The merger with the management consultant is subject to approval by Booz & Co’s 300 partners, who will vote in December.
Cesare Mainardi, chief executive of Booz & Co, said a combined organisation would “help reinvent management consulting for the next century”.
The move would bolster PwC’s advisory, assurance and tax arms, and significantly build its strategic advisory experience.
Dennis Nally, chairman of PwC International, said, “We believe this proposed combination of Booz & Company with our existing assurance, advisory and tax capabilities would create a stand-out professional services organisation that delivers first class quality services to a broad range of stakeholders. In particular, it would give CEOs the opportunity to work with a global consulting team that could provide services from strategy development right through to execution.
“One of the real strengths of PwC is the scope and quality of our services, giving us the ability to work with a wide range of stakeholders to build trust and solve important problems. Today’s proposed merger would only add to that strength.”
Booz & Co has a total workforce of 3,000. In 2008 it separated from Booz Allen Hamilton, the consulting firm best known for its work with U.S. government agencies. The two firms are no longer related.
Commenting on the merger, Dave Way, managing director of specialist accountancy and finance recruiter Marks Sattin said, “The accountancy sector is in a real purple patch – PwC is confident enough to acquire Booz to beef up its advisory work, corporate finance is booming due to strong M&A activity and the big four firms are hiring strongly. Indeed, our projections show 11,474 new jobs are set to be created in the next year in the profession as a whole.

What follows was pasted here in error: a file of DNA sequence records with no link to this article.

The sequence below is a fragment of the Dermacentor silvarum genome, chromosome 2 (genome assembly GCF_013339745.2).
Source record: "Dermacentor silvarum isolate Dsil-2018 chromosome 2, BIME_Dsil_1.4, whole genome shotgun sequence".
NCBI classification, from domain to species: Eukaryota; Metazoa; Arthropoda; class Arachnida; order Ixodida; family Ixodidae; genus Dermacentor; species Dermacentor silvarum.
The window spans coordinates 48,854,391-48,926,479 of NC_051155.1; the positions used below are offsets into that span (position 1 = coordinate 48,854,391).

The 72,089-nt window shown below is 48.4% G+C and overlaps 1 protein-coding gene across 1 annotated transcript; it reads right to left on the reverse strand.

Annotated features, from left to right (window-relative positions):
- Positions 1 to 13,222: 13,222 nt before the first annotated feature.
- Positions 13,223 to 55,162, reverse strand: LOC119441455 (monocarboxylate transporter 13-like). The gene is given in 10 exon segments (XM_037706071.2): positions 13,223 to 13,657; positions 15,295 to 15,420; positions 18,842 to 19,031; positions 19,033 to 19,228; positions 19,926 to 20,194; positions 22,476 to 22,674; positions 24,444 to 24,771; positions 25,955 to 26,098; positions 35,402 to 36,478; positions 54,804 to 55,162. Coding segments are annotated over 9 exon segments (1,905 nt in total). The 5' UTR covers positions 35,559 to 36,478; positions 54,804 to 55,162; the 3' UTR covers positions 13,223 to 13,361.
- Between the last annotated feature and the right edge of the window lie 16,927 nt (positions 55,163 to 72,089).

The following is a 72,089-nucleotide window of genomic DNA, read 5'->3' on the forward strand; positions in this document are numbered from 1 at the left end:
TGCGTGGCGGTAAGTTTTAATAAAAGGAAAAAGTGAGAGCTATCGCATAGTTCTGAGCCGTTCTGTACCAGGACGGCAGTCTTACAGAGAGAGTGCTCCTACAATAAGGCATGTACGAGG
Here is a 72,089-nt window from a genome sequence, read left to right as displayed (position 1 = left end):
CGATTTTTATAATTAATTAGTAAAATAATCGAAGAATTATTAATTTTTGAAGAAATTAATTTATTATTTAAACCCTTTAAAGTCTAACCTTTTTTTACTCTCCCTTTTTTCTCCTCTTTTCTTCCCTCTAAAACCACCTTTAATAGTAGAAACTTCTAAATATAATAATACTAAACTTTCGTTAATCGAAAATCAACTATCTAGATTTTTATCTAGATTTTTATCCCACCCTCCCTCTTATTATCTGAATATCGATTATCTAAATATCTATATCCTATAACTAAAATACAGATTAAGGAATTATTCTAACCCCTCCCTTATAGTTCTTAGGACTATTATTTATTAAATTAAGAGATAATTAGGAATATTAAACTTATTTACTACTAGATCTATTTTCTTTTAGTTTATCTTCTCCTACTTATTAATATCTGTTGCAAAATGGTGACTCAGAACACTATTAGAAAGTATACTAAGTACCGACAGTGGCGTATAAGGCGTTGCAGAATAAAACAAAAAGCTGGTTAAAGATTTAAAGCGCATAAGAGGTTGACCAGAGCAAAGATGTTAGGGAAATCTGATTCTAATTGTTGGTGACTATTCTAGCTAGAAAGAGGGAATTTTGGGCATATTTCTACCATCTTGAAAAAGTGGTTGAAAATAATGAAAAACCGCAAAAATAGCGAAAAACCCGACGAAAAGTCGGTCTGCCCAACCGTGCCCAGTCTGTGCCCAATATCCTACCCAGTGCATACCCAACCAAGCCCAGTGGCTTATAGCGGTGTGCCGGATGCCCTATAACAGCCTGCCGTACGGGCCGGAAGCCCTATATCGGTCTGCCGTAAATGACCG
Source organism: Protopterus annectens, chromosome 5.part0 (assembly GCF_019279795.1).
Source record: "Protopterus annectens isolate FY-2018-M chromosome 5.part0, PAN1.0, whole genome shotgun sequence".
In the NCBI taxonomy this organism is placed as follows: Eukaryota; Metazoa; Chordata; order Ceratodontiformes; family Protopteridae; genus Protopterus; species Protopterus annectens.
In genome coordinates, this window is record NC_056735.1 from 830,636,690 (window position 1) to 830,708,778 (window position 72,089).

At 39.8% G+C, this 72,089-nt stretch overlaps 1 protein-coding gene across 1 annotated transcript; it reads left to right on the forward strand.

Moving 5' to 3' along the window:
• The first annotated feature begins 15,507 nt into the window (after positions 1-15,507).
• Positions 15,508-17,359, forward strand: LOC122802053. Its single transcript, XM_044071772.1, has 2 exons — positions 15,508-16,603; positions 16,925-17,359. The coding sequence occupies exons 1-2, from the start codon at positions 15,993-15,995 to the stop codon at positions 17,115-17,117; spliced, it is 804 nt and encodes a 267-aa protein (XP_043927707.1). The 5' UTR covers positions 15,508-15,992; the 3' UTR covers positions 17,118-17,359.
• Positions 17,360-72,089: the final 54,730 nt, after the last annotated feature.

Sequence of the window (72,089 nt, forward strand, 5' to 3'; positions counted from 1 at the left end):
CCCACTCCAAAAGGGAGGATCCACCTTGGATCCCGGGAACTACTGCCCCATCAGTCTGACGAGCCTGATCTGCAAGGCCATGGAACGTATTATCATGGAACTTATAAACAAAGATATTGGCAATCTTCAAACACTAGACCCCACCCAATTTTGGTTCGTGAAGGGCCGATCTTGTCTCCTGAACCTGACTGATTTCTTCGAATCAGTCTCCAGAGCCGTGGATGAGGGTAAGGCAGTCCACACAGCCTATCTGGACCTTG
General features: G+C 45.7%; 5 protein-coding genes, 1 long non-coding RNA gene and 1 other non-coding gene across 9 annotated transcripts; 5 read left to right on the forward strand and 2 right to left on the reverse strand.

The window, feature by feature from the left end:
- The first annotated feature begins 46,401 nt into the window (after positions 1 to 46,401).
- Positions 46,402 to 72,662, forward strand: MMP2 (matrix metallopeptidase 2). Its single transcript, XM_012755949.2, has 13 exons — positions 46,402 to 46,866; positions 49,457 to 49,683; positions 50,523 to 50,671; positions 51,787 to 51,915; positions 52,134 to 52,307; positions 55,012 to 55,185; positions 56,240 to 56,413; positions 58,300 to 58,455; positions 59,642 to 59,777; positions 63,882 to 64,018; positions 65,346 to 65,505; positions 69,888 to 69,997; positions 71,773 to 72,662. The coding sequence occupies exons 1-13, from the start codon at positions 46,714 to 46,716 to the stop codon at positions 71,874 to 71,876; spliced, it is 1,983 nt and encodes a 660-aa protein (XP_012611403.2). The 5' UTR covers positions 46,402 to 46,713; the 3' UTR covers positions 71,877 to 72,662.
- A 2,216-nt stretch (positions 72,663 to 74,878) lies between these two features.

“This has positive signs for the wider economy. A support service such as accountancy showing such confidence means their paymasters are performing well and are confident of the economic outlook. Accountancy has remained fairly ‘recession proof’ but now the economy appears to be on the march again, the modus operandi is moving from consolidation to growth.”
It’s been an active year for at both ends of the market. Earlier this year, Deloitte bought Monitor, the strategy house co-founded by Harvard management expert Michael Porter, out of bankruptcy.
In the UK, mid-tier firm Grant Thornton bought the financial services arm of consultancy Navigant, rivals BDO and PKF merged, and Baker Tilly bought RSM Tenon out of administration. Changes brought about by the Retail Distribution Review has seen a number of IFA arms snapped up by other financial advisors.